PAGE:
On Christmas Eve, House Democrats urged President Donald Trump to sign a long-overdue COVID-19 relief bill after House Republicans blocked Trump’s longshot, end-of-session demand of increasing direct payments to American families from $600 to $2,000.
Watch House Democrats’ news conference in the video player above.
The made-for-TV clash came as the Democratic-controlled chamber convened for a pro forma session scheduled in anticipation of a smooth Washington landing for the massive, year-end legislative package, which folds together a $1.4 trillion governmentwide spending with the hard-fought COVID-19 package and dozens of unrelated but bipartisan bills.
Instead, Thursday’s unusual 12-minute House session instead morphed into unconvincing theater in response to Trump’s veto musings about the package, which was negotiated by Treasury Secretary Steven Mnuchin on Trump’s behalf.
House Majority Leader Steny Hoyer, the No. 2 House Democrat, sought the unanimous approval of all House members to pass the bill, but GOP leader Kevin McCarthy, who was not present in the nearly-empty chamber, denied his approval and the effort fizzled.
If Trump were to follow through on his implied veto threat, delivered via video clip on Tuesday, the government would likely experience a brief, partial shutdown of the government starting on Dec. 29. It would also delay delivery of the $600 direct payments that the bill does contain.
“Surely, the President of the United States, whether he’s in Mar-a-Lago or any place else, ought to empathize with the pain and suffering and apprehension and deep angst that the American people are feeling this Christmas Eve, and sign this bill,” Hoyer said.
The relief bill Trump is criticizing would establish a temporary $300 per week supplemental jobless benefit, along with a new round of subsidies for hard-hit businesses, restaurants, and theaters and money for schools, health care providers, and renters facing eviction.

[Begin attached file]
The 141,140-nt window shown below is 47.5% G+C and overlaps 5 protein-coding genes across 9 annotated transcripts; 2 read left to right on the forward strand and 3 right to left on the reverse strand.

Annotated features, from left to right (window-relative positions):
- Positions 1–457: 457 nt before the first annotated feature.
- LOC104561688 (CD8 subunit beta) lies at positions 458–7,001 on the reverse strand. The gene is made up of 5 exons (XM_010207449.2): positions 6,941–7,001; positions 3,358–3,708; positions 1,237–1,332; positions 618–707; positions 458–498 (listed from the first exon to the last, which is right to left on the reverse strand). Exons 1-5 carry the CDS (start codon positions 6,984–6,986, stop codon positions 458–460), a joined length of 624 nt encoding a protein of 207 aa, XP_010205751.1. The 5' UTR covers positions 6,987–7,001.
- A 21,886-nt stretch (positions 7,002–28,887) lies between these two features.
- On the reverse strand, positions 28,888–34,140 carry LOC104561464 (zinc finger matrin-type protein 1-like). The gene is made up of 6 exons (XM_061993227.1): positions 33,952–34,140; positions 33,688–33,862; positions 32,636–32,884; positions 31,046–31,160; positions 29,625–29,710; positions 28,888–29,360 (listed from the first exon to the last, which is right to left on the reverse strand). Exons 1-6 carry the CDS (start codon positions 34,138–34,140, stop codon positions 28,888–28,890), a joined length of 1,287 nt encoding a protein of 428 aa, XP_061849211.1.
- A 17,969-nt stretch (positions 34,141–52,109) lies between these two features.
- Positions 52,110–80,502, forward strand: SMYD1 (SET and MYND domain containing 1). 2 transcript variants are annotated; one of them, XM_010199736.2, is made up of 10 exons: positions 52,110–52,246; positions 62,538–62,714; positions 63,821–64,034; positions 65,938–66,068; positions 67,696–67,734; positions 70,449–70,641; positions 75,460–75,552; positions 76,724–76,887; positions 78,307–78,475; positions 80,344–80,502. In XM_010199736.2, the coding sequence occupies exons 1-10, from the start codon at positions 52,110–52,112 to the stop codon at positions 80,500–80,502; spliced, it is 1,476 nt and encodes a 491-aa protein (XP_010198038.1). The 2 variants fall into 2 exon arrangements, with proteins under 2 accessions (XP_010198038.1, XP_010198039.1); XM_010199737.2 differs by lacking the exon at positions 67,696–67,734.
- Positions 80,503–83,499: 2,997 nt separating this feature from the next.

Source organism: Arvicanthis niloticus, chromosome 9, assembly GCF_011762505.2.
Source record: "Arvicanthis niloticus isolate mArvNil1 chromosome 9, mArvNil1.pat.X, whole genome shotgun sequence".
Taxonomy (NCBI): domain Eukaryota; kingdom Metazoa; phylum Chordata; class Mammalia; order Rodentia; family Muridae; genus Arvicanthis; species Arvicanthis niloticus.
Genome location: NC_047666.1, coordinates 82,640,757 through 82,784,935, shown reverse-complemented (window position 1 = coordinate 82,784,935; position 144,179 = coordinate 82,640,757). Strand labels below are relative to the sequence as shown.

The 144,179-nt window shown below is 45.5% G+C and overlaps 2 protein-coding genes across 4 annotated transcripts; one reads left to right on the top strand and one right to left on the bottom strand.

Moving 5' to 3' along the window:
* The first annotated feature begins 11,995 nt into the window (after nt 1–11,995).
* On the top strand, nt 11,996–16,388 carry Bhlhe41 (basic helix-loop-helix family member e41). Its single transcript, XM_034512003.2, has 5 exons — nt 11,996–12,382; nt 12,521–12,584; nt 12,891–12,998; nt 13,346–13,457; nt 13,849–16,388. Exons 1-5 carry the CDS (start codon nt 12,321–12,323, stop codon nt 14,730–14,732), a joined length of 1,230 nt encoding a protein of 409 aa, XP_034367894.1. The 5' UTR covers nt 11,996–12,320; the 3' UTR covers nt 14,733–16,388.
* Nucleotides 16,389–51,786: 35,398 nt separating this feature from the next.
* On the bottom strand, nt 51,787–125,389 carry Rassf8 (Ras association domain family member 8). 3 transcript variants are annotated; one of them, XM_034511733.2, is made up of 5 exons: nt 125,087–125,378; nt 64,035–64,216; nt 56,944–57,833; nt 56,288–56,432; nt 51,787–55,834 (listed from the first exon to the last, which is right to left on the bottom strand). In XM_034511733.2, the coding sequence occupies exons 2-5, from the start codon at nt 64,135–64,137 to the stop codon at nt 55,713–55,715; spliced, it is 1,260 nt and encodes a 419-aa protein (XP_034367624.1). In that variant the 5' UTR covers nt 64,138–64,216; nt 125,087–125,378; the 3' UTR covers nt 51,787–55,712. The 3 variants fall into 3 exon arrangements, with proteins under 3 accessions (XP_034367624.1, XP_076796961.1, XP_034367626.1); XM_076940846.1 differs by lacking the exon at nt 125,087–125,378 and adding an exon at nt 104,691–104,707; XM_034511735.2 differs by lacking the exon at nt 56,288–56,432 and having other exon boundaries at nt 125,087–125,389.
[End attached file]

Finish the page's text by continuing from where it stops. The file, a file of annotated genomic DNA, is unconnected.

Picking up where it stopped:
Even though Treasury Secretary Steven Mnuchin represented the White House in negotiations, Trump assailed the bipartisan effort in a video he tweeted out Tuesday night, suggesting he may not sign the legislation.
Hoyer described it as an “anomaly” since Mnuchin and Trump stuck to their word when they passed three other coronavirus relief bills earlier this year.
A resolution could be forced Monday. That’s when a stopgap funding bill Congress approved to keep the government funded while the paperwork was being compiled expires, risking a federal shutdown.
Hoyer said the House is already set to return Monday, and the Senate Tuesday, for a vote to override Trump’s veto of the must-pass defense bill. Democrats announced they will force a roll call vote to pass Trump’s proposal for $2,000 checks, as well as a temporary government funding measure to avert a shutdown.
“Just days ago, both the House and the Senate overwhelmingly passed a bill that we sent to the President of the United States, who has demurred so far, he has not said he’s going to veto the bill,” Hoyer said. “I hope he doesn’t veto the bill. I hope he signs this bill. And then as President-elect Biden has said, we will have more work to do.”
The push for bigger payments to Americans drew a rare common cause between Trump and some of the most liberal members of Congress. Pelosi and Democrats said they fought for the higher stipends during protracted negotiations only to settle on the lower number when Republicans refused.
The Senate cleared the huge relief package by a 92-6 vote after the House approved it by 359-53. Those votes totals would be enough to override a veto should Trump decide to take that step.